Sunday 20 December 2020

Foreign Correspondence

Finished December 10
Foreign Correspondence: A Pen Pal's Journey from Down Under to All Over by Geraldine Brooks

I just love anything I've read by Geraldine Brooks, fiction or nonfiction. This book goes back to her childhood and looks at her years growing up in Australia, her relationship with her parents and some of their history, and her early pen pals. 
Her first pen pal was just across town, a girl from a slightly higher social bracket than her own, but eager to connect, compare and share some commonalities. Her next addition to her pen pal list was a girl in the United States, the country her father grew up in, and they kept up a correspondence for many years. She then added two pen pals in Israel, the first was an Arab Christian and the second a Jew, both boys, and Geraldine imagined lives for them based on her knowledge and adolescent dreams. Through one of her school teachers, she also got a pen pal in France. She'd been hoping for Paris, but ended up with a girl her age in Languedoc. 
We then see how her life grew and changed as she became a journalist, travelled widely and lived in and reported from many different places. She met an American man, who was Jewish, converted and married him. Having already read her collection of essays from her posting in the Middle East, Nine Parts of Desire, I was aware of some of this. We also see how she settles down in the United States.
We see how her life changed in many ways, and her family members as well.
She decided at some point to follow up with her various pen pals to see where they now were, and what their lives were like. She already knew about Joanie, her American correspondent and her sad end, but she connected with Joanie's family, particularly her mother, and they became quite close. Her two pen pals in the Middle East were vastly different than her imaginings. The Jewish man, named Cohen, had not enjoyed his time in the military, and was happily married and living a quiet life. Her Arab pal, Mishal, lived with his family in Jerusalem and moved between communities in his skilled tradesman work. He was definitely more welcoming and friendly and took the time to show her around the area, and kept in contact following the reconnection. I really liked him and his attitude.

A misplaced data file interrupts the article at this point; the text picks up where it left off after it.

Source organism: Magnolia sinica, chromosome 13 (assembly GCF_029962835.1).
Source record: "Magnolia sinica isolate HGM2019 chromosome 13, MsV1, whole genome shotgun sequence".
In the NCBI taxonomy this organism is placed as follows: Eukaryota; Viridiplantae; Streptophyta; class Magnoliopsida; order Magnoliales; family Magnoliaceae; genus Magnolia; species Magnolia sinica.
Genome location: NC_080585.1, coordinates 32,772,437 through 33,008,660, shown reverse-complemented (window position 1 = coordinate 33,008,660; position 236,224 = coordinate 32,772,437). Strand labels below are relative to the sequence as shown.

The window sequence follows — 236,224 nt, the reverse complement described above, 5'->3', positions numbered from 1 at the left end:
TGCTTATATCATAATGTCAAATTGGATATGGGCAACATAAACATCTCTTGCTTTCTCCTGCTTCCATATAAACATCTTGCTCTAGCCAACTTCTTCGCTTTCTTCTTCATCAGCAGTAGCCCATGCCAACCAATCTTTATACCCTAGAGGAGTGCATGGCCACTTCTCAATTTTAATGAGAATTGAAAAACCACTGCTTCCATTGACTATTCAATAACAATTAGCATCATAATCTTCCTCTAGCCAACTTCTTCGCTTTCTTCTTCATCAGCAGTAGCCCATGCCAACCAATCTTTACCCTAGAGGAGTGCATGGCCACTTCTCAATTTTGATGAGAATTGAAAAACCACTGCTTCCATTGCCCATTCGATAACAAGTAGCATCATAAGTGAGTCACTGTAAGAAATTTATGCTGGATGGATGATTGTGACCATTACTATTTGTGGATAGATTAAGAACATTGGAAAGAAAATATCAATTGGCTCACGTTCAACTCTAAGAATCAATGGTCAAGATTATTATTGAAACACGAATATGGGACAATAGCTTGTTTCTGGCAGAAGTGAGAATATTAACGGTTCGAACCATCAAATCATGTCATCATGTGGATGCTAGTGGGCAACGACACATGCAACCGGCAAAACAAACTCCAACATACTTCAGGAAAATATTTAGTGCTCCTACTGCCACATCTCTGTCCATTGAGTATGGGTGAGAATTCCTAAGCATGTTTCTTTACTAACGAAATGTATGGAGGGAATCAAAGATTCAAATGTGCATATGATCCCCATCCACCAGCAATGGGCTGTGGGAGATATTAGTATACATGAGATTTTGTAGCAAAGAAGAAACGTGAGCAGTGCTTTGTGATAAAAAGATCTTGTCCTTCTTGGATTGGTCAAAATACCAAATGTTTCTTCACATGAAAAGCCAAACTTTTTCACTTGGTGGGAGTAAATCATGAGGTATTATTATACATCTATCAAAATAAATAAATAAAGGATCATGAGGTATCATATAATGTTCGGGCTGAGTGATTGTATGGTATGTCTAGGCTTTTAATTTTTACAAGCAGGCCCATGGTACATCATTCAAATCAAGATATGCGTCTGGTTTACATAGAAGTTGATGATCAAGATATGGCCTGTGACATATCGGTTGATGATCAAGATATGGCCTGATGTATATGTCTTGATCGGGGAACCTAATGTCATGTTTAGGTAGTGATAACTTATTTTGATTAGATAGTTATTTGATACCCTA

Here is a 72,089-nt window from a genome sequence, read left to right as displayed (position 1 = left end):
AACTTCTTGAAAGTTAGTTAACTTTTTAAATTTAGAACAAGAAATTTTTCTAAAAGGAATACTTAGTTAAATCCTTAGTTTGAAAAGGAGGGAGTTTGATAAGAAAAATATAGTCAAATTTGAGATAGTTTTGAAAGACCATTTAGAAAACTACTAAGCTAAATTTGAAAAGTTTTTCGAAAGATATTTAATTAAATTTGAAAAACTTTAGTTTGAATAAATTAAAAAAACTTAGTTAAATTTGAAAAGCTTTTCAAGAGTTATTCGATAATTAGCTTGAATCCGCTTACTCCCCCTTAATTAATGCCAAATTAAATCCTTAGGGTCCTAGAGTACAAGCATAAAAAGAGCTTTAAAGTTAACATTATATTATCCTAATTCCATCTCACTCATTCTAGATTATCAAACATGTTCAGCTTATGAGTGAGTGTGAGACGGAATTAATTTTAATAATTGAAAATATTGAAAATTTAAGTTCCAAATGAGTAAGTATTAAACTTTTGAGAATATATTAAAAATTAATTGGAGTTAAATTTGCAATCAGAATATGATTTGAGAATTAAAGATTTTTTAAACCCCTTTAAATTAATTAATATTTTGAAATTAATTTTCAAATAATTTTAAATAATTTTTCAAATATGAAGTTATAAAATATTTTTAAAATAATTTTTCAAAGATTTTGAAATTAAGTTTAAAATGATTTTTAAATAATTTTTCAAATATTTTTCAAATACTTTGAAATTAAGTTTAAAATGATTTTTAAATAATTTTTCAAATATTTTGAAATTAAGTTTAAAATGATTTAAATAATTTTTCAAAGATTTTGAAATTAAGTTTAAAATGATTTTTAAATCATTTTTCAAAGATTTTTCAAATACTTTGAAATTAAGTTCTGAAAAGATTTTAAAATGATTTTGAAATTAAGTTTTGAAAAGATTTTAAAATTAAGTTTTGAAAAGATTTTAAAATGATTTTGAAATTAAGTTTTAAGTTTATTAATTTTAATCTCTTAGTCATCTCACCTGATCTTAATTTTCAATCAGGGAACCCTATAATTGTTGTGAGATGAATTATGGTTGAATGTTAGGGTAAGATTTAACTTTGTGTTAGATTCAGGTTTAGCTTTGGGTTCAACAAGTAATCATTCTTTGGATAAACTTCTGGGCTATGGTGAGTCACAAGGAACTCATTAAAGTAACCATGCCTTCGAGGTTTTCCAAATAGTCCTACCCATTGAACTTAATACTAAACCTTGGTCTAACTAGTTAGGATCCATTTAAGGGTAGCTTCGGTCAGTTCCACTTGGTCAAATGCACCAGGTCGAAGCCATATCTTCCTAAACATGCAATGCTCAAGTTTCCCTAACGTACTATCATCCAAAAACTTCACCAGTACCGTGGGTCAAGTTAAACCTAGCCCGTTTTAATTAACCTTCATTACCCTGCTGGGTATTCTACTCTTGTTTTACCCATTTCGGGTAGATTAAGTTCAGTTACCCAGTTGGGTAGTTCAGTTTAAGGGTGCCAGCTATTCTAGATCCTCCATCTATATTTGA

Her pen pal in France also lived a different life than Geraldine imagined, staying in the town she grew up, although marrying a man who came from elsewhere. She lived a busy life, but a wasn't curious about the world beyond. 
Her reconnection with her Australian pen pal was interesting as Nell has also moved to the States and created a life for herself. She done her own travelling, as many Australians do, and was enjoying her life and thinking about her next personal reinvention. 
I really enjoyed this book, and it made me think about a pen pal I had as a tween, a girl who lived in Norway. I wonder what she's up to now. 


  1. Oh, this is the book for me. From the age of thirteen/fourteen, I had pen pals from all over the world, Romania, the US, France, Sweden, the Philippines, Austria, those were the first, and I'm still in touch with a few of them. Then, I learned Esperanto and my list widened. When the internet started, the possibilities to meet people online were endless and I embraced them all. Such a great way of travelling the world.

    I'll have to read this book, not my first one by Geraldine Brooks, she has written some good ones.

    1. Definitely a book for you then. I love her books, both fiction and nonfiction.

    2. Yes, she's a great author. So thorough.

  2. I had a Japanese pen pal as a teen (maybe this is where my love of Japan comes from ?), I wonder what she's doing now. *big nostagic moment* :)

    1. I love it when a book reminds me of the past in some way.